It is that time of year again. More than 2,500 participants, hundreds of whom come with support staff, assistants and in some cases, their own security guards, are arriving at the alpine village of Davos, home to the world’s elite for one week every January.
This year they come together at the annual meeting of the World Economic Forum (WEF) under a stark headline: Creating a Shared Future in a Fractured World. Seeking the creation of a "shared future" is not new to WEF; rather, it is one of its core tenets as an international organisation mandated by the Swiss government.
Yet the acknowledgement of the dire state of a "fractured world" is an important one. The stated fracturing is not only in world relations but increasingly, within societies. The rise of populism and protectionism is of concern to those who have relied on closer international cooperation to prosper.
Those who have championed stronger international cooperation, like German chancellor Angela Merkel, are facing problems at home while those pushing a more confrontational approach appear to be in a stronger position. They will be present at Davos this year in force. In a nod to the populist tide impacting politics across the world, Indian prime minister Narendra Modi and American president Donald Trump will give two keynote speeches at the start and end of the meeting respectively.
Last year’s annual meeting was overshadowed by the election of the US president. Chinese president Xi Jinping’s speech in 2017 was clearly critical of the world view Mr Trump presented, stating: ‘When encountering difficulty, we should not complain, blame others, or run away from responsibilities...Instead we should join hands and rise to the challenge. History is made by the brave.”
Brave leadership in a modern era, where fake news spreading like wildfire on social media has enabled character assassination, is not easy to come by. Meanwhile, as corporate leaders seek to please shareholders with commercial gain and political leaders pursue short-term policies to appease constituents, trust in leadership in the modern era raises doubts as to how this fractured world can heal.
While Mr Xi will not be attending this year's meeting, his words will be in the minds of many as Mr Trump delivers his speech. Last year many of those attending Davos left the closing ceremony to watch the presidential inauguration. This year they will get to hear him speaking live at the closing session. While no major U-turn is expected from the American president, his presence in Davos is a chance for him and his administration to engage with a host of international organisations, NGOs and entities seeking clarity on the future of the US.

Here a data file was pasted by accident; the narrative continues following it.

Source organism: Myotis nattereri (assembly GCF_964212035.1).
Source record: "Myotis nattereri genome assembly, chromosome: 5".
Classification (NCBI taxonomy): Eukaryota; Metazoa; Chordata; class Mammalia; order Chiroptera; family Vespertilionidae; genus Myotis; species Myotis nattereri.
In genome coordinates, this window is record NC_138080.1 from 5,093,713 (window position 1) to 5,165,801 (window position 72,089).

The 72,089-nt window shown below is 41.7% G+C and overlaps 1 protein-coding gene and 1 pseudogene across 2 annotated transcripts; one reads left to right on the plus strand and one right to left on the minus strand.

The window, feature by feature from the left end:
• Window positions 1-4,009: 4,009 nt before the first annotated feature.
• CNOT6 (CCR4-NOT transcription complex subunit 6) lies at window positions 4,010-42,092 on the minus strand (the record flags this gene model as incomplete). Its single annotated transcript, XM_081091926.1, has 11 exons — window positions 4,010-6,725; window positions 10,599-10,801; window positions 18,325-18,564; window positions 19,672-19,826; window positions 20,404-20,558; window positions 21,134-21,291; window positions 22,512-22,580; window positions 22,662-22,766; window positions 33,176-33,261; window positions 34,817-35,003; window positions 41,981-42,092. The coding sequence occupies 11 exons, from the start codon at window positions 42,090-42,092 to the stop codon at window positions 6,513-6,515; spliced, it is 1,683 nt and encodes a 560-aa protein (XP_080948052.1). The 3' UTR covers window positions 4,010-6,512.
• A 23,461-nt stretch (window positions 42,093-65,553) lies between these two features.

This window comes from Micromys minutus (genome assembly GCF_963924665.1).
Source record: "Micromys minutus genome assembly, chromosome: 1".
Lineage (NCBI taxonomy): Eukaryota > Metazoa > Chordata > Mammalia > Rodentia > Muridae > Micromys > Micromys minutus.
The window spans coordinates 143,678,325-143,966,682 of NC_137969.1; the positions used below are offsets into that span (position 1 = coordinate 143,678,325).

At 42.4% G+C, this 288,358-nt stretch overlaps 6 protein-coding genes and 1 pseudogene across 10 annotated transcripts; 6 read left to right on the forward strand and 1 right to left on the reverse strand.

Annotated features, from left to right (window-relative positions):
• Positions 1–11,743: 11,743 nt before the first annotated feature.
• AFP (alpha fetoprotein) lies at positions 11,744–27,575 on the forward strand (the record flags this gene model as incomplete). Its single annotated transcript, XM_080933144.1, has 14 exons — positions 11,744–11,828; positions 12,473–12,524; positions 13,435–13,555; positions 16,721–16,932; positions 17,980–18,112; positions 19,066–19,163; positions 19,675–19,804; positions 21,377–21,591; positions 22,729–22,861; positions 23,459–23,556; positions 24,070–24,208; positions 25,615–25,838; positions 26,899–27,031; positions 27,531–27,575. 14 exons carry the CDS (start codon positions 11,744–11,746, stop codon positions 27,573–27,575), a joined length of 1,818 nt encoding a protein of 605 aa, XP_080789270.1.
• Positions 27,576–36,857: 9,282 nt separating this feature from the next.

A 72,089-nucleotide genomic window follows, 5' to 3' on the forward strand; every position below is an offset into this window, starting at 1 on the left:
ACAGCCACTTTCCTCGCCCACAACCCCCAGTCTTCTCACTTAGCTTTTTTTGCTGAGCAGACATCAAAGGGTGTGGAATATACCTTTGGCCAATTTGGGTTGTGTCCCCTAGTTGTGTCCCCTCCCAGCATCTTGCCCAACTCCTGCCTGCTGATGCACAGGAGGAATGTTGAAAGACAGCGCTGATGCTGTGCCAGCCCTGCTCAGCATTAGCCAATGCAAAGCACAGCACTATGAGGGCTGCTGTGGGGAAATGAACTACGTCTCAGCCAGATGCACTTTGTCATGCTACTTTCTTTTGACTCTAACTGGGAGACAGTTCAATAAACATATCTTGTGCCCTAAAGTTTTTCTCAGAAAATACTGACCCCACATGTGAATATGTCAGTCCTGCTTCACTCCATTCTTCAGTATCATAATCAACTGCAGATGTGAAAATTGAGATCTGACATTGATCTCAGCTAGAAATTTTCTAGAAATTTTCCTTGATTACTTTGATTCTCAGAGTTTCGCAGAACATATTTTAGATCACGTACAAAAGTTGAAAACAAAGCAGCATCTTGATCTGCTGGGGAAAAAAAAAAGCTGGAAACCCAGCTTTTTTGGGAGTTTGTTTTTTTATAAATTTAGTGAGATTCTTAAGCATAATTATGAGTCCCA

One challenge that has come up time and time again at the meeting, especially since the financial crisis a decade ago, is that of trust. According to Edelman's trust barometer, three-quarters of populations in 28 countries recently surveyed are "distrustful" of government, business, media and NGOs – the very constituents of Davos.
As trust levels in politicians, media and international figures continue to decline and populism rises, Davos has become an easy target for criticism. Attendance is by invitation only, most sessions are closed to the press and little tangible results can be immediately seen coming out of the annual meeting.
Instead, it is seen as a place for those in power to meet and solidify their interests. As reporters from all over the world cover stories of celebrities rubbing shoulders with ministers and parties hosting Mick Jagger and dishing out caviar, the meeting has not been able to shake off mistrust about its purpose. And WEF realises it.
In including more voices from different industries and countries, and addressing these concerns, the organisation is more open today than ever before. Sessions intended to address schisms in society and rebuild trust have been built into the programme.
A total of 130 sessions will be broadcast live for all to see the discussions taking place while an open forum on the sidelines of the meeting allows anyone to come in and take part in the discussions. Moreover, this year the issue of gender inequalities has taken centre stage, with the entire meeting co-chaired by seven successful women considered leaders in their fields. Women make up 21 per cent of participants at the gathering – a low figure and yet, the highest percentage of any given year in the history of the meeting.
Much remains to be resolved and vested interests are a reflection of our modern world. Yet WEF’s continued ability to attract world leaders from various fields is testament to its convening power. As for building trust and enhancing leadership, that remains primarily a challenge for those who must practise at home what they preach at Davos.